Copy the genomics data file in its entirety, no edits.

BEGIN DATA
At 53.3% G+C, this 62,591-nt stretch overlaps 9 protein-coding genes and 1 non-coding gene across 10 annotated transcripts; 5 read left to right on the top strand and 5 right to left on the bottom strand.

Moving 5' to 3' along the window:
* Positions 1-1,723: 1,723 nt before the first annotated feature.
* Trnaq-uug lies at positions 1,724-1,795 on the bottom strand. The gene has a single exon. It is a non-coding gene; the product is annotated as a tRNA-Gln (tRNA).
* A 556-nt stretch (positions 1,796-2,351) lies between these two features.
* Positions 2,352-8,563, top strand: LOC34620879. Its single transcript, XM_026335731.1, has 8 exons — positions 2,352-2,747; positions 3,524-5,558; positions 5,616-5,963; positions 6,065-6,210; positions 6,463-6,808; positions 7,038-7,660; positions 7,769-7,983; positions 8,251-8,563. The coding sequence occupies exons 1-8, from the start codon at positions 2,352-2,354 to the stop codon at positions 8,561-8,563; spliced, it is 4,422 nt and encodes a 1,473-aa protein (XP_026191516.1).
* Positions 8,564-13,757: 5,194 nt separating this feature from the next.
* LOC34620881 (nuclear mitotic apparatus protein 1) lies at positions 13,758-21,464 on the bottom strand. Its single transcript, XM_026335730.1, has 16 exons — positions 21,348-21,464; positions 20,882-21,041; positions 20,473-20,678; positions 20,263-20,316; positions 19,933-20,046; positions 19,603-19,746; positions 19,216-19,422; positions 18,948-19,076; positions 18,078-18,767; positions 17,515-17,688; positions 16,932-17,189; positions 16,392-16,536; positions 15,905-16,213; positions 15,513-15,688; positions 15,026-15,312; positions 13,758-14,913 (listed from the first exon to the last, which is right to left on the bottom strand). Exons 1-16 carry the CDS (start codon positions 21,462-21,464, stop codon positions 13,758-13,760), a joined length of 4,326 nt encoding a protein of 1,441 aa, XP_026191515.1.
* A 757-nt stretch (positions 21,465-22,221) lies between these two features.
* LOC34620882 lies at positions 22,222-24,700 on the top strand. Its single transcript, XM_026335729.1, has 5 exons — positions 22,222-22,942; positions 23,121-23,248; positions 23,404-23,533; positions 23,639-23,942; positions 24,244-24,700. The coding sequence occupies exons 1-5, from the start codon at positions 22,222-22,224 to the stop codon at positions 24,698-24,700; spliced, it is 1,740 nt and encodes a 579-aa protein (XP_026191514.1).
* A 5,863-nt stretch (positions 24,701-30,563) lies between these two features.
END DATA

At 53.3% G+C, this 62,591-nt stretch overlaps 9 protein-coding genes and 1 non-coding gene across 10 annotated transcripts; 5 read left to right on the top strand and 5 right to left on the bottom strand.

Moving 5' to 3' along the window:
* Positions 1-1,723: 1,723 nt before the first annotated feature.
* Trnaq-uug lies at positions 1,724-1,795 on the bottom strand. The gene has a single exon. It is a non-coding gene; the product is annotated as a tRNA-Gln (tRNA).
* A 556-nt stretch (positions 1,796-2,351) lies between these two features.
* Positions 2,352-8,563, top strand: LOC34620879. Its single transcript, XM_026335731.1, has 8 exons — positions 2,352-2,747; positions 3,524-5,558; positions 5,616-5,963; positions 6,065-6,210; positions 6,463-6,808; positions 7,038-7,660; positions 7,769-7,983; positions 8,251-8,563. The coding sequence occupies exons 1-8, from the start codon at positions 2,352-2,354 to the stop codon at positions 8,561-8,563; spliced, it is 4,422 nt and encodes a 1,473-aa protein (XP_026191516.1).
* Positions 8,564-13,757: 5,194 nt separating this feature from the next.
* LOC34620881 (nuclear mitotic apparatus protein 1) lies at positions 13,758-21,464 on the bottom strand. Its single transcript, XM_026335730.1, has 16 exons — positions 21,348-21,464; positions 20,882-21,041; positions 20,473-20,678; positions 20,263-20,316; positions 19,933-20,046; positions 19,603-19,746; positions 19,216-19,422; positions 18,948-19,076; positions 18,078-18,767; positions 17,515-17,688; positions 16,932-17,189; positions 16,392-16,536; positions 15,905-16,213; positions 15,513-15,688; positions 15,026-15,312; positions 13,758-14,913 (listed from the first exon to the last, which is right to left on the bottom strand). Exons 1-16 carry the CDS (start codon positions 21,462-21,464, stop codon positions 13,758-13,760), a joined length of 4,326 nt encoding a protein of 1,441 aa, XP_026191515.1.
* A 757-nt stretch (positions 21,465-22,221) lies between these two features.
* LOC34620882 lies at positions 22,222-24,700 on the top strand. Its single transcript, XM_026335729.1, has 5 exons — positions 22,222-22,942; positions 23,121-23,248; positions 23,404-23,533; positions 23,639-23,942; positions 24,244-24,700. The coding sequence occupies exons 1-5, from the start codon at positions 22,222-22,224 to the stop codon at positions 24,698-24,700; spliced, it is 1,740 nt and encodes a 579-aa protein (XP_026191514.1).
* A 5,863-nt stretch (positions 24,701-30,563) lies between these two features.